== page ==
ANKARA (Reuters) – Turkey’s state banks aggressively sold dollars this week, boosting a rally in the lira after President Tayyip Erdogan announced a deposit-protection scheme meant to stem a currency crisis, according to four sources familiar with the moves.
The selling coincided with a drop in the central bank’s foreign reserves, according to official data and a trader who told Reuters they declined by nearly $6 billion on Monday and Tuesday alone.
A second source, a chief bank advisor, said state bank interventions on Monday and Tuesday totalled $3 billion. The other two sources, including a senior Turkish official, said the interventions were intense and extended later in the week.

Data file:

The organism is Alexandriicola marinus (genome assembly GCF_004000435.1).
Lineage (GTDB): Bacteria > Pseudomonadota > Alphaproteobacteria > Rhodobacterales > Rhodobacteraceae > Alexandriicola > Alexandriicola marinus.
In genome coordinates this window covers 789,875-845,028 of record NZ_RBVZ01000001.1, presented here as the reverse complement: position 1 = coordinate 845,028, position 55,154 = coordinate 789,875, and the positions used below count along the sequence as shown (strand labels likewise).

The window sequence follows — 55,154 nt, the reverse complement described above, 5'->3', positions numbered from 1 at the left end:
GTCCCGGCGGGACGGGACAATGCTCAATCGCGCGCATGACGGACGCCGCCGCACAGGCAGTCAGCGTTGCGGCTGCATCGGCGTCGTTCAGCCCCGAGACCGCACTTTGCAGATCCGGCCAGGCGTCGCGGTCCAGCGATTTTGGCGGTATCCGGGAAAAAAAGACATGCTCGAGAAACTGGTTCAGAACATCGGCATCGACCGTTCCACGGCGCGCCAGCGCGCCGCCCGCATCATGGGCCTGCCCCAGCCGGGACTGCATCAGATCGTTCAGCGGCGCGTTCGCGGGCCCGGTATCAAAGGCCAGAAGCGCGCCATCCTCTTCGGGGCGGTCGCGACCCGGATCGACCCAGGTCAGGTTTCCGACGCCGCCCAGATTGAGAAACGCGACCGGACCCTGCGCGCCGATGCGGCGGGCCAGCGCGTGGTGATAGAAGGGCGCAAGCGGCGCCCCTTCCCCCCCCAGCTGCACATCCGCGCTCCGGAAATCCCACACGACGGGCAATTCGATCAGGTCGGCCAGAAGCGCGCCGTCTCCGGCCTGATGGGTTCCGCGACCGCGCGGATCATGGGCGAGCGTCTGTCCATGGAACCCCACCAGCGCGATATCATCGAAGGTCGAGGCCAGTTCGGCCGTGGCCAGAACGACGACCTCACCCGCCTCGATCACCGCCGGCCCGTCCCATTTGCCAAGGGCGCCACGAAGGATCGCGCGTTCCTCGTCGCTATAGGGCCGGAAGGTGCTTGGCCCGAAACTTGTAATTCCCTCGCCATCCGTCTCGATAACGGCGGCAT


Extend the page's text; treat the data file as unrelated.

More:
The three big state banks – Ziraat Bank, Vakif Bank and Halk Bank – did not immediately comment on possible interventions. The central bank was not immediately available to comment.
The lira has soared this week, rebounding from record lows, after Erdogan late on Monday announced a scheme in which the Treasury and central bank would guarantee some local currency deposits against depreciation losses.
Ziraat Chief Executive Alpaslan Cakar, who also heads the Turkish Banks Association, said the overall dollar-selling pressure amounted to about $1 billion in markets on Monday after the announcement.
(Reporting by Orhan Coskun, Nevzat Devranoglu and Ebru Tuncay; Writing by Jonathan Spicer; Editing by Bernadette Baum)